Can Arizona’s 1864 anti-abortion law coexist with newer statute? Judges grill attorneys

By Ray Stern || Arizona Republic

Arizona appeals court judges in Tucson questioned lawyers for the state and Planned Parenthood on Wednesday about how Arizona should reckon with two overlapping anti-abortion laws passed 158 years apart.

In a lively, nearly 90-minute debate, the three-judge panel of the court’s southern Arizona division challenged the lawyers on how the pre-statehood law could be made to gel with a new law limiting abortions and other statutes on the books, or if modifying its meaning would strip the Legislature of some of its power.

“Our duty is to give the words their effect, not to rewrite the legislation” or deem that part of a law is repealed, said Judge Peter Swann, a retired judge called back to active duty for the case.

The court’s ruling, which may come in days or weeks, could move the state closer to bringing a Civil War-era state law back to life that mandates prison time for abortion providers. Or, as Brittany Fonteno, president and CEO of Planned Parenthood Arizona, said after the hearing, “one step closer to protecting abortion access in Arizona.”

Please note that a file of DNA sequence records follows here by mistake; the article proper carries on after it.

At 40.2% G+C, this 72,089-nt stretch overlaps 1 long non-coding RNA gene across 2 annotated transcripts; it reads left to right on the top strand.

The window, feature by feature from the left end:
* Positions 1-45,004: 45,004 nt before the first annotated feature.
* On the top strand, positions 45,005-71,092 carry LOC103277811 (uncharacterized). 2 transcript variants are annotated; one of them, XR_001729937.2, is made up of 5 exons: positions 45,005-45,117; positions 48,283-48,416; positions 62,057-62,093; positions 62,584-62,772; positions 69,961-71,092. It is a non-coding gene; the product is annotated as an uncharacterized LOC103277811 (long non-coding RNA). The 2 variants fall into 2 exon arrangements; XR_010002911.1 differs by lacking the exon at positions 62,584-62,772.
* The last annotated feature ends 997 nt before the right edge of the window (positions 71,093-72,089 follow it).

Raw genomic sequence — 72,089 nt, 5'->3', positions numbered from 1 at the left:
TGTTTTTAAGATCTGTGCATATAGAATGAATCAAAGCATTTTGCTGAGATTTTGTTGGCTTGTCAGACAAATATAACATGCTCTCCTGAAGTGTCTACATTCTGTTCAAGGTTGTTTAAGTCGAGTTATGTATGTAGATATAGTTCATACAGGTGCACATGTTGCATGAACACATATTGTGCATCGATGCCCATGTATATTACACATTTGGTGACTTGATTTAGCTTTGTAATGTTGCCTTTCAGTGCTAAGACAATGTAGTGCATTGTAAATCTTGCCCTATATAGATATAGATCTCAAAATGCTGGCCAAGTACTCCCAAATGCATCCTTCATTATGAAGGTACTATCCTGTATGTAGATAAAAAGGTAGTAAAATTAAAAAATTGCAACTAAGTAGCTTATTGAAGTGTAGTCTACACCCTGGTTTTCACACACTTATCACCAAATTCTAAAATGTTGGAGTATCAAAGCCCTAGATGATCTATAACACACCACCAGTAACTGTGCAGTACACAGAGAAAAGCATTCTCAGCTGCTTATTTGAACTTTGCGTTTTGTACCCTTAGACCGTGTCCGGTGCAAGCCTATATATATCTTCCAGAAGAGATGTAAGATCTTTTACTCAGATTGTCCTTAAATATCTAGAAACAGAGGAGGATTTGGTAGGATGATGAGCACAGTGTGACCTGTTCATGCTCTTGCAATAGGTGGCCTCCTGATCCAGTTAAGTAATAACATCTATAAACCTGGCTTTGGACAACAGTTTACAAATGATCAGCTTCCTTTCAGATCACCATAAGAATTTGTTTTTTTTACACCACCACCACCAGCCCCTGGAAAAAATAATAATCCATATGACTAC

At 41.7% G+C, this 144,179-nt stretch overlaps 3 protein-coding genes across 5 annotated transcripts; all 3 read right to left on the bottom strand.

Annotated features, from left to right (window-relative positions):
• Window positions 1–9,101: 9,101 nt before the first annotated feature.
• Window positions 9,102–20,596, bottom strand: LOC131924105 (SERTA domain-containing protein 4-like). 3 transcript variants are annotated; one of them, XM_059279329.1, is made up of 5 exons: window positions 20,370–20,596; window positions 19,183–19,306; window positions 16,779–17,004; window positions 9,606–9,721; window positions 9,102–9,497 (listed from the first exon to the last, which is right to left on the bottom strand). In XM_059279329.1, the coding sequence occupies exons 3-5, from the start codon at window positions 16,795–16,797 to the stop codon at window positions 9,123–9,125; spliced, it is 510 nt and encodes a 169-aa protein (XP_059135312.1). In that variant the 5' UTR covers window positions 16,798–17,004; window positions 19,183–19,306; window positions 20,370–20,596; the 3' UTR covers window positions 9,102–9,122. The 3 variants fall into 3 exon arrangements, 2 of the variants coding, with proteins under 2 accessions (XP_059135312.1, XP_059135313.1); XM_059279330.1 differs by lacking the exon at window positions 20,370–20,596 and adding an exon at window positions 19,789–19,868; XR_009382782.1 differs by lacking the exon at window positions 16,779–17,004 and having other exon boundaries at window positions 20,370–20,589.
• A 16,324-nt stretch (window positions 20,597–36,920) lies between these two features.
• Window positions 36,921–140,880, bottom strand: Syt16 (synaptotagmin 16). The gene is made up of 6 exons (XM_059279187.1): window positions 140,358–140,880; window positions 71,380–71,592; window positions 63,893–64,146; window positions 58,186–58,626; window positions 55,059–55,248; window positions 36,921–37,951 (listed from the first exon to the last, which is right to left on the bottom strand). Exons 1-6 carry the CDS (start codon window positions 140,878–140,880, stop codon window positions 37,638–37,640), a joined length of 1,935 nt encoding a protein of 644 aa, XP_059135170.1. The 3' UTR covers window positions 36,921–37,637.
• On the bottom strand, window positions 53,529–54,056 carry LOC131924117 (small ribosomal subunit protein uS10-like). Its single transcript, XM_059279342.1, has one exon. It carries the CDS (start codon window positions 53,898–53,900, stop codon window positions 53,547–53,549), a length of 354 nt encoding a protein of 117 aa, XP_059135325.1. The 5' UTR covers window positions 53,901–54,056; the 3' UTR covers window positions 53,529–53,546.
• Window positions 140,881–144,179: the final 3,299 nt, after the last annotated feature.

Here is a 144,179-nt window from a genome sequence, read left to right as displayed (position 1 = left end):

Whatever the decision, a deal between Planned Parenthood Arizona and outgoing state Attorney General Mark Brnovich means the newest abortion law in Arizona will remain in place until next year. That law, signed by Gov. Doug Ducey this year, bans most abortions after 15 weeks of gestation.

The pre-statehood law was among the chief reasons Arizona’s abortion facilities temporarily shut down after the U.S. Supreme Court overturned Roe v. Wade in June. Even after the deal with the state allowed facilities to reopen, providers and abortion-rights activists still worry the old law could be enforced at some point.

Arizona Attorney General-elect Kris Mayes speaks to the media in downtown Phoenix on Nov. 22, 2022.

The issue may be a moot point past Jan. 2, to some extent, when Kris Mayes, a Democrat, is expected to take office as Arizona attorney general. Mayes has vowed not to enforce the old law and indicated Wednesday before the hearing that state support for the “draconian and unconstitutional” law would soon end.

“I will withdraw the attorney general’s current support for that law when I take office,” she told The Arizona Republic.

But the legal arguments on Wednesday show that confusion over the dos and don’ts of Arizona abortion law will persist without clarity from the courts.

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